Sanctions targets: who, what, where
Sanctions have emerged over the past decade as a critical geopolitical tool for governments worldwide. The list of companies, groups, and people targeted is ever-changing. Governments and international organisations diverge significantly on the way they execute sanctions, creating a complex intersecting set of regimes and targets.
All companies operating internationally need to understand how sanctions might affect their business. To manage risks effectively, companies need to know how and why certain countries, sectors, businesses and elites are targeted, how these groups or economies are connected, and what that means for an organisation’s future operations in a given country or sector.
Our sanctions report will help you think about how sanctions affect your organisation’s activities in the 28 countries worldwide currently targeted by US, EU or UN sanctions regimes, as well as understand some of the key sectors and specific entities and people targeted by recent sanctions programmes.
US persons have broadly been prohibited from transacting with Cuban entities since the imposition of a trade embargo in 1960. Diplomatic progress during the previous US administration resulted in an agreement to lift sanctions on certain kinds of trade, financial transactions, and travel, though this agreement was reversed in 2017 by President Trump, who subsequently expanded the list of Cuban officials forbidden from entering the US.
Venezuela has been under comprehensive international sanctions since 2015. These sanctions, imposed by the US, Canada, the EU and twenty two other countries, were introduced in response to perceived human rights abuses and the arrest of political opponents by the Venezuelan government, led by President Nicolás Maduro. Maduro’s disputed re-election in May 2018 prompted the US to expand its sanctions programme, with new sanctions targeting PDVSA, the country’s state-owned oil company.
Sanctions on Iran date back to the seizure of the US embassy in Tehran in 1979 by a radical student group. Since then, new sanctions programmes have been introduced in response to Iran’s alleged support for terrorism and its nuclear activities. The UN Security Council and the EU reached a landmark agreement to lift sanctions in 2015, though the US announced its intention to pull out of the deal in May 2018. Since November of last year, US sanctions have restricted Iranian access to the international financial system and targeted almost every sector of the Iranian economy.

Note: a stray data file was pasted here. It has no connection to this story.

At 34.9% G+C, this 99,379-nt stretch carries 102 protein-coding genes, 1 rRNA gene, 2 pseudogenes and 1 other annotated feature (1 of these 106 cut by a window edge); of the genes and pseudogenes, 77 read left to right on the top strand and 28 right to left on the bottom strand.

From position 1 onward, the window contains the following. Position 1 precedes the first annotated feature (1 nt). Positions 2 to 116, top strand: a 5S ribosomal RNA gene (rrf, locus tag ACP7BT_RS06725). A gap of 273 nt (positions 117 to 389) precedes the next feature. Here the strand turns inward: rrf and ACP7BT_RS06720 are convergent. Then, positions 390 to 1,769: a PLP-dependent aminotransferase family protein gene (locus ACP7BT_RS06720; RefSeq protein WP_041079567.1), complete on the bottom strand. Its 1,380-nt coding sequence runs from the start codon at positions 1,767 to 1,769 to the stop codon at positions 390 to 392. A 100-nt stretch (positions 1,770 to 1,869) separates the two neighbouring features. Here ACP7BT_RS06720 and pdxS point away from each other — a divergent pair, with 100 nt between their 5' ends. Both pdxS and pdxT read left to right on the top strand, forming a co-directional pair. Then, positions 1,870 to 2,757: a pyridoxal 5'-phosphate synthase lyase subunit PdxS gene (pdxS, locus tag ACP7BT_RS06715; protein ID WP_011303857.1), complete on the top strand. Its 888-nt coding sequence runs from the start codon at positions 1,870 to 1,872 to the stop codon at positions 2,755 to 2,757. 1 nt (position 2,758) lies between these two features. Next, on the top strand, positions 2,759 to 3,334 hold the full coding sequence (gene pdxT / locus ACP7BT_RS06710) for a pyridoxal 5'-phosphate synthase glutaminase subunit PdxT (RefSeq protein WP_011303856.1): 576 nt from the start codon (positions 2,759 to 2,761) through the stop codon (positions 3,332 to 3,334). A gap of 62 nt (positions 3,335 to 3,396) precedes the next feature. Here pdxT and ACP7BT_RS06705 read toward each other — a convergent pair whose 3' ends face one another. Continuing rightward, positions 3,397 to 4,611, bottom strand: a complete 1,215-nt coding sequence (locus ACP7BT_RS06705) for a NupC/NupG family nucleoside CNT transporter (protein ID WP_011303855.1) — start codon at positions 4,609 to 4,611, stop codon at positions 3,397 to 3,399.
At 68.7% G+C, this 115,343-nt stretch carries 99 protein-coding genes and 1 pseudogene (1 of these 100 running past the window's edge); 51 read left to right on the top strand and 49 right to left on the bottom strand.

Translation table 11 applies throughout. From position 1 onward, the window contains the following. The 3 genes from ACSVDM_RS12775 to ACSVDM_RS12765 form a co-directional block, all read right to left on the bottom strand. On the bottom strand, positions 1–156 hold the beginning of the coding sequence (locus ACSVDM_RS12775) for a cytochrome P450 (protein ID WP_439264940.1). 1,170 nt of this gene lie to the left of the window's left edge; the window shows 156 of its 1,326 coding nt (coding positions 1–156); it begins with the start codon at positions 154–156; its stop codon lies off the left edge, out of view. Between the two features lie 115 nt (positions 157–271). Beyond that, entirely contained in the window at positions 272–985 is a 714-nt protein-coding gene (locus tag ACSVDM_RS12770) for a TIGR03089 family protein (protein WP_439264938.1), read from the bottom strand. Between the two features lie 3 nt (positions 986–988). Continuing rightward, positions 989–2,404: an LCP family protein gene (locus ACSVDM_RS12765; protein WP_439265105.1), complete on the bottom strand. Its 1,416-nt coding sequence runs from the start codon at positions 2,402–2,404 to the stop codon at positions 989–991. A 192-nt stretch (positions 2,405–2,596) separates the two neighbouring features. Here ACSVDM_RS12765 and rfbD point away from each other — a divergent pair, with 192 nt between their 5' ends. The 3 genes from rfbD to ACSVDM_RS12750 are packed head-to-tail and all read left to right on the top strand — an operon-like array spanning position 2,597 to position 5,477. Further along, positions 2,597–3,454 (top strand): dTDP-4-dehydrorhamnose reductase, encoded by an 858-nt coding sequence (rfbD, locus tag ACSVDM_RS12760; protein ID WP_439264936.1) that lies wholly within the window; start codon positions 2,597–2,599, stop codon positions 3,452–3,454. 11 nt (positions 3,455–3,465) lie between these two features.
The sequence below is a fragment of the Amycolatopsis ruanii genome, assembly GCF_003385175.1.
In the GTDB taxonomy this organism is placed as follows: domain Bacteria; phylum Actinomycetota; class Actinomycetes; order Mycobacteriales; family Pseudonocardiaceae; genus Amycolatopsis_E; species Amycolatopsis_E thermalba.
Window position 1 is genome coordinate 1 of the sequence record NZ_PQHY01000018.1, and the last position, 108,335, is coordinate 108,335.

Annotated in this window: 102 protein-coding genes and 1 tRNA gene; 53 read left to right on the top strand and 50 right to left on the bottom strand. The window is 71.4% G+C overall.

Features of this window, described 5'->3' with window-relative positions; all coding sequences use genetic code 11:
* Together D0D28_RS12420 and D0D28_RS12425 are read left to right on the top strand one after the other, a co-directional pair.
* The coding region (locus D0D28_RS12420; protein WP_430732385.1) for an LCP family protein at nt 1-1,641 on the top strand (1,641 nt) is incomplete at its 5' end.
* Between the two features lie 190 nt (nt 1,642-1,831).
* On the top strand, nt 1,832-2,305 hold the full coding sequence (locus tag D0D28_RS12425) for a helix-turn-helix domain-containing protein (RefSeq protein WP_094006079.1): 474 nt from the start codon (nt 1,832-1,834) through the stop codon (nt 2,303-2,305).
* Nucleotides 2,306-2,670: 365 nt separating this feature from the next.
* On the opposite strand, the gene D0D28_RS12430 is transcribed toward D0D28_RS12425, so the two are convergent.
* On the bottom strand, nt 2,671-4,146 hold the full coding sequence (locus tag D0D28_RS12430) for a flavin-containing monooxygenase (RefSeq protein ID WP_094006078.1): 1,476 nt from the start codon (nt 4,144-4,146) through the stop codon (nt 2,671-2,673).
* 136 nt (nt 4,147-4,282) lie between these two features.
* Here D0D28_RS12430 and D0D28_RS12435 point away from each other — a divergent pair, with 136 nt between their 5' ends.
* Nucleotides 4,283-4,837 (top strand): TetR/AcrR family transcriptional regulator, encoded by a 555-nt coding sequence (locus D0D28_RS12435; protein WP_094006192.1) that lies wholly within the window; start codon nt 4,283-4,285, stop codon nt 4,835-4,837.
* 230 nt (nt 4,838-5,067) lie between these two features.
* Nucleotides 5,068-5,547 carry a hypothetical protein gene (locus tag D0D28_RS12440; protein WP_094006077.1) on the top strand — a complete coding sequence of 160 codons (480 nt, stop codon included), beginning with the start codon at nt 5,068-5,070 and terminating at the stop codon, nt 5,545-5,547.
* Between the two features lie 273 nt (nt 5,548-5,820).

The US and EU have imposed a range of sanctions on the regime of President Assad and his associates, including severe restrictions on trade in key sectors of Syria’s economy, in response to the ongoing civil war in the country. An end to the conflict may see the lifting of sanctions on Syria, though the US or EU are unlikely to reconsider their respective sanctions programmes until a clear political settlement is reached.
Democratic Republic of Congo
Senior government officials in the DRC have been under US and EU sanctions since December 2016, after Joseph Kabila, the former president, refused to step down at the end of his elected term. These sanctions have since been expanded to target individuals and entities accused of contributing to human rights abuses and corruption in the DRC, including several foreign businesspeople. The contentious election of President Felix Tshisekedi in January 2019 means international sanctions will likely remain in place for the foreseeable future.
Since 2014, the US and EU have led western governments in imposing sanctions programmes against Russian individuals, companies and other entities, with measures including asset freezes, travel bans, and restrictions on finance and trade. These sanctions were first introduced in response to Russia’s annexation of Crimea in early 2014 and its destabilisation of parts of eastern Ukraine. As relations between Russia and the West continue to deteriorate and an investigation into alleged Russian interference into US presidential elections nears its conclusion, it is likely that the EU and US will consolidate and even expand their respective sanctions programmes in 2019.
Initially introduced by the UN Security Council in 2006 in response to a nuclear missile test, international sanctions on North Korea include severe restrictions on imports, exports and banking. Supreme Leader Kim Jong-un and and President Trump have failed to reach an agreement on North Korea’s nuclear programme after talks at two separate summits. A re-evaluation of international sanctions programmes on North Korea is likely contingent on such an agreement between the two countries.